As the gradient starts to taper off and the river starts to broaden, you'll encounter some cabins alongside one of the final IV- drops on the river left. Once you see these cabins, it's time to start paying attention to the river-left bank and looking for your takeout.
It's not right below the cabins, so just pay attention, stick to the river left, and pay particular attention once the river really starts to broaden out. What you're looking for a ~50 yard long patch above the steep-cobbly bank that's obviously been cleared of trees. Clamber up the banks here and shoulder them for the ~1/3 mile walk along the paved road that'll take you to the shuttle vehicle that you left at the gate.
Notes from Other Runs Below:
Update: 11/13 While the EF has some interesting rapids, I can attest the WF having slightly higher quality rapids, more of them and less wood portages (read: zero). I'll put in at the bridge next time.
Put-in and gauge details From JoesKayak as of 10/09:
It's been a while since I've run it too, but I put in a bit further downstream from Mike's description. About 1/2 mile after you cross the WF bridge there is a small turnout where you can scramble through the bushes to the creek. This puts you just a few hundred yards before the good stuff starts. Putting in at the EF bridge like Mike described is probably easier but will give you an extra mile or two (guess) of class 2 and braided channels... but probably worth it if there's not too many logs in that low gradient section.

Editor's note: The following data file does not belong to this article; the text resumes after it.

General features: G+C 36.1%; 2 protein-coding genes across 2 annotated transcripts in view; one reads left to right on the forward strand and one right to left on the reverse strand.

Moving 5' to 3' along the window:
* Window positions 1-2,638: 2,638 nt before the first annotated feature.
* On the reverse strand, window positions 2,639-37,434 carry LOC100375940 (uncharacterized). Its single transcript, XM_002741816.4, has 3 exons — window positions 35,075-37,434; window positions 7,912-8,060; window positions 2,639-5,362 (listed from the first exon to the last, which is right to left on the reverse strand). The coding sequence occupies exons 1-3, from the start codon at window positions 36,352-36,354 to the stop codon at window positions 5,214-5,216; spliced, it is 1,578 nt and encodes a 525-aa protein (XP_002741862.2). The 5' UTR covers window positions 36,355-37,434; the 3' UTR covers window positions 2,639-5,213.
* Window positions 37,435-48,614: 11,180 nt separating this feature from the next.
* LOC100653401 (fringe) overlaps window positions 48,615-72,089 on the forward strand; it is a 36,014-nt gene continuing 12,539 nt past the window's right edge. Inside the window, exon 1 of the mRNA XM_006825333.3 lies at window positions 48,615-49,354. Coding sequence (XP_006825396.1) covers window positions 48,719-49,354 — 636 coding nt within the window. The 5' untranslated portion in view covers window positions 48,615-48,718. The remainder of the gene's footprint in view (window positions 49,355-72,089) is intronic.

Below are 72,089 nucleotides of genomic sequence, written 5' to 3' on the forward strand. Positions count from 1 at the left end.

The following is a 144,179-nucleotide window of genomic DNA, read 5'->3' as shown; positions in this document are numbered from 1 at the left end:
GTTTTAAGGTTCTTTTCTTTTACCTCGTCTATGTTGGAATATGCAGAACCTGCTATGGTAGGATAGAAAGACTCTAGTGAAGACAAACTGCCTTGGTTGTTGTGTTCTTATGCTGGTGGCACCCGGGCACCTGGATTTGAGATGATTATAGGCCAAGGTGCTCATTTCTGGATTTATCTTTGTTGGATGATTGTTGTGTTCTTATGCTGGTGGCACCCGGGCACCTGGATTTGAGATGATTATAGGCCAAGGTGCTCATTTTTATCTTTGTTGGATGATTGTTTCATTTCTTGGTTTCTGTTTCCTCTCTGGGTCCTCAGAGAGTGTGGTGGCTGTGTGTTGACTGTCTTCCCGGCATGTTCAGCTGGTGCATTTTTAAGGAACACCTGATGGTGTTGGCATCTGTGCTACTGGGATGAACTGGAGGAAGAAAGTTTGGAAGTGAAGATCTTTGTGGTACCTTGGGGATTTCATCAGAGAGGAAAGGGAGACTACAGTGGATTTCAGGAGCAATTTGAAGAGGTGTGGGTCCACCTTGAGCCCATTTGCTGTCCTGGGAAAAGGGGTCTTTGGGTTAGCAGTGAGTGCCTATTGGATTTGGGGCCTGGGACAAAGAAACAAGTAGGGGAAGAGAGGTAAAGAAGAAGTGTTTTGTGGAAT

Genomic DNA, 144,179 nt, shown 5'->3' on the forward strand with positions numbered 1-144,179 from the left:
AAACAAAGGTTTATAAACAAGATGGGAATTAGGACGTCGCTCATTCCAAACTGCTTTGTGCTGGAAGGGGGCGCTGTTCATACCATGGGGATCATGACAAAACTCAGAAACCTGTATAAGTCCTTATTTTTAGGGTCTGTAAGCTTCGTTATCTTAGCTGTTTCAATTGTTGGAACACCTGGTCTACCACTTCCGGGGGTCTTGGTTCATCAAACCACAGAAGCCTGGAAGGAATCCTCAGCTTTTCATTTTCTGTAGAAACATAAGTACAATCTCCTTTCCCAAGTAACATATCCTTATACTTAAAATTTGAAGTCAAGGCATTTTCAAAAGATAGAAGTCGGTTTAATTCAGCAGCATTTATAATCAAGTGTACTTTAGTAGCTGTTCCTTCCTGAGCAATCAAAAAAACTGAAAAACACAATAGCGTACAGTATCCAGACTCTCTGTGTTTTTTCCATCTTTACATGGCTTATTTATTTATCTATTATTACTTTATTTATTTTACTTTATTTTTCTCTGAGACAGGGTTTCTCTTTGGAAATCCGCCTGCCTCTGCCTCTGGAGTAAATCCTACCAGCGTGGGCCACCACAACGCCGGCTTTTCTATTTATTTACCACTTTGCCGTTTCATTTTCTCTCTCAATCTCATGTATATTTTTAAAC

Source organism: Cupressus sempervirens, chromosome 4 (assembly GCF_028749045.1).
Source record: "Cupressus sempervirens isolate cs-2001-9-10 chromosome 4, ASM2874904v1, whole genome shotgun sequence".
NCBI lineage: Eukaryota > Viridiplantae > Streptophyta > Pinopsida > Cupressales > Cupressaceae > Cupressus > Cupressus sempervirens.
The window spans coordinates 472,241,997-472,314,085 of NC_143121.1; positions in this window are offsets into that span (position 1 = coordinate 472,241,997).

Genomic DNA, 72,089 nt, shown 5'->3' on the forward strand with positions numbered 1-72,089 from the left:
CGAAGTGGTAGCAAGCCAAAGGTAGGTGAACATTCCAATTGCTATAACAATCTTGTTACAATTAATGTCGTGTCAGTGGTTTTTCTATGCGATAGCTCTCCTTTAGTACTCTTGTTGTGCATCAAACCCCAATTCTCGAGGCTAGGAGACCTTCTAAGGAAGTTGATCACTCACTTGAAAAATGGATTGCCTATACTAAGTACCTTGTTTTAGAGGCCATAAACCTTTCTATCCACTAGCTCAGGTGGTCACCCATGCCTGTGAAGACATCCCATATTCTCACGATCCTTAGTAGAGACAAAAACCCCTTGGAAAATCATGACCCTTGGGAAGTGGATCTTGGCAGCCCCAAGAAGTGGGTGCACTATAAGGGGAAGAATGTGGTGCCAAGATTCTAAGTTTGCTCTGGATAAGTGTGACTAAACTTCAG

Also the Sky gage is hard to gage it by, definitely need a good visual. I remember running it around 4500 at Goldbar and that was a good flow.
Another time we put in at lower water on the West fork at the bridge and floated (and carried) down to the confluence like described in Bennett. That sucked: lots of mank and wood and we missed alot of good whitewater on the last 1/2 mile of the EF."
Takeout Info As Per Mike Harms on 10/09:
We took out at the Campground that you drive by on the way in. Prescout this takeout, unless you plan on continuing further, as suggested by the guidebook.
More from Septimus Prime as of 10/09:
"Last time I ran Miller was Summer '08. The Sky was at 8k and rising and we were having a good run off event.
I put on at the East Fork Bridge and had a few log portages before a great continuous section of class four. Very reminiscent of the Foss. You will sense it easing up as the river rounds a left corner and comes into the valley floor. The water is still continuous however and there was some wood on river right that could be troublesome.